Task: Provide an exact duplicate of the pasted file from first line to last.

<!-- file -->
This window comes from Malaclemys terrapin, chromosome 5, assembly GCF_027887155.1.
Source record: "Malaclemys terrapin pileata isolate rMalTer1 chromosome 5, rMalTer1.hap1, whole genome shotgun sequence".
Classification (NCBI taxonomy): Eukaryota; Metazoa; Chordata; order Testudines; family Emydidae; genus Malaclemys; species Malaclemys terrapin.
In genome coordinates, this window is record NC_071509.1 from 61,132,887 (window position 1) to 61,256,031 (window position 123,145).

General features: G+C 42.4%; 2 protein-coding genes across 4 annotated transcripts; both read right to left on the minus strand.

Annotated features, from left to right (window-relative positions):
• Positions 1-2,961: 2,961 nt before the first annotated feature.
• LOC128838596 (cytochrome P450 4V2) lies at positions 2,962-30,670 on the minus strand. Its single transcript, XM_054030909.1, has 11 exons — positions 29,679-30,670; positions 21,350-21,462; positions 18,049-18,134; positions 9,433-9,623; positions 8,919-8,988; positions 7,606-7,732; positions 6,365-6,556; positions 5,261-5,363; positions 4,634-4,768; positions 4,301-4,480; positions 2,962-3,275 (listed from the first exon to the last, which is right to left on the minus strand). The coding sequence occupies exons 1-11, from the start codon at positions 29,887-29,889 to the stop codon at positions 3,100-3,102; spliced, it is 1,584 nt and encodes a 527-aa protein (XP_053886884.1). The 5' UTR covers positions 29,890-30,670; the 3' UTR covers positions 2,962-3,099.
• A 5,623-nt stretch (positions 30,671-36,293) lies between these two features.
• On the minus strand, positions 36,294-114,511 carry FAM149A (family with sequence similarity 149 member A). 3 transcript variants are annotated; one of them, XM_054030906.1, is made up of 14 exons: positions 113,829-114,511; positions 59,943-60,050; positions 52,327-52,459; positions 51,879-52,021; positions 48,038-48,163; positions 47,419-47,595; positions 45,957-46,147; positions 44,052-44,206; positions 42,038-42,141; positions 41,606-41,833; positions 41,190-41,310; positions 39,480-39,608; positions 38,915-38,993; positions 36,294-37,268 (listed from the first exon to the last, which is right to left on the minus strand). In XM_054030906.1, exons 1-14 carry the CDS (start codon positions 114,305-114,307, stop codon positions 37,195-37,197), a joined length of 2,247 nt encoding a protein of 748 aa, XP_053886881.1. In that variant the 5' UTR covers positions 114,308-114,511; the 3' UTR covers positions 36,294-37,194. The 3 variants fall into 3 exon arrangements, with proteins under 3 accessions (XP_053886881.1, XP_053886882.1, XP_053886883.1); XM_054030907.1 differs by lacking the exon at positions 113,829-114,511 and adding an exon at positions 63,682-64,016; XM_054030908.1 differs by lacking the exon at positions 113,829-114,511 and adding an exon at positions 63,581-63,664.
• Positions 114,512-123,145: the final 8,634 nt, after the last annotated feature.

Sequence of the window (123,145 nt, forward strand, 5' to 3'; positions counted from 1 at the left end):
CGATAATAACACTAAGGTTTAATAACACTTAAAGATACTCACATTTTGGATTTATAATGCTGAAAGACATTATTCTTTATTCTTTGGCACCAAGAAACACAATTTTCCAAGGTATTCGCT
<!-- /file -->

This window comes from Malaclemys terrapin, chromosome 5, assembly GCF_027887155.1.
Source record: "Malaclemys terrapin pileata isolate rMalTer1 chromosome 5, rMalTer1.hap1, whole genome shotgun sequence".
Classification (NCBI taxonomy): Eukaryota; Metazoa; Chordata; order Testudines; family Emydidae; genus Malaclemys; species Malaclemys terrapin.
In genome coordinates, this window is record NC_071509.1 from 61,132,887 (window position 1) to 61,256,031 (window position 123,145).

General features: G+C 42.4%; 2 protein-coding genes across 4 annotated transcripts; both read right to left on the minus strand.

Annotated features, from left to right (window-relative positions):
• Positions 1-2,961: 2,961 nt before the first annotated feature.
• LOC128838596 (cytochrome P450 4V2) lies at positions 2,962-30,670 on the minus strand. Its single transcript, XM_054030909.1, has 11 exons — positions 29,679-30,670; positions 21,350-21,462; positions 18,049-18,134; positions 9,433-9,623; positions 8,919-8,988; positions 7,606-7,732; positions 6,365-6,556; positions 5,261-5,363; positions 4,634-4,768; positions 4,301-4,480; positions 2,962-3,275 (listed from the first exon to the last, which is right to left on the minus strand). The coding sequence occupies exons 1-11, from the start codon at positions 29,887-29,889 to the stop codon at positions 3,100-3,102; spliced, it is 1,584 nt and encodes a 527-aa protein (XP_053886884.1). The 5' UTR covers positions 29,890-30,670; the 3' UTR covers positions 2,962-3,099.
• A 5,623-nt stretch (positions 30,671-36,293) lies between these two features.
• On the minus strand, positions 36,294-114,511 carry FAM149A (family with sequence similarity 149 member A). 3 transcript variants are annotated; one of them, XM_054030906.1, is made up of 14 exons: positions 113,829-114,511; positions 59,943-60,050; positions 52,327-52,459; positions 51,879-52,021; positions 48,038-48,163; positions 47,419-47,595; positions 45,957-46,147; positions 44,052-44,206; positions 42,038-42,141; positions 41,606-41,833; positions 41,190-41,310; positions 39,480-39,608; positions 38,915-38,993; positions 36,294-37,268 (listed from the first exon to the last, which is right to left on the minus strand). In XM_054030906.1, exons 1-14 carry the CDS (start codon positions 114,305-114,307, stop codon positions 37,195-37,197), a joined length of 2,247 nt encoding a protein of 748 aa, XP_053886881.1. In that variant the 5' UTR covers positions 114,308-114,511; the 3' UTR covers positions 36,294-37,194. The 3 variants fall into 3 exon arrangements, with proteins under 3 accessions (XP_053886881.1, XP_053886882.1, XP_053886883.1); XM_054030907.1 differs by lacking the exon at positions 113,829-114,511 and adding an exon at positions 63,682-64,016; XM_054030908.1 differs by lacking the exon at positions 113,829-114,511 and adding an exon at positions 63,581-63,664.
• Positions 114,512-123,145: the final 8,634 nt, after the last annotated feature.

Sequence of the window (123,145 nt, forward strand, 5' to 3'; positions counted from 1 at the left end):
CGATAATAACACTAAGGTTTAATAACACTTAAAGATACTCACATTTTGGATTTATAATGCTGAAAGACATTATTCTTTATTCTTTGGCACCAAGAAACACAATTTTCCAAGGTATTCGCT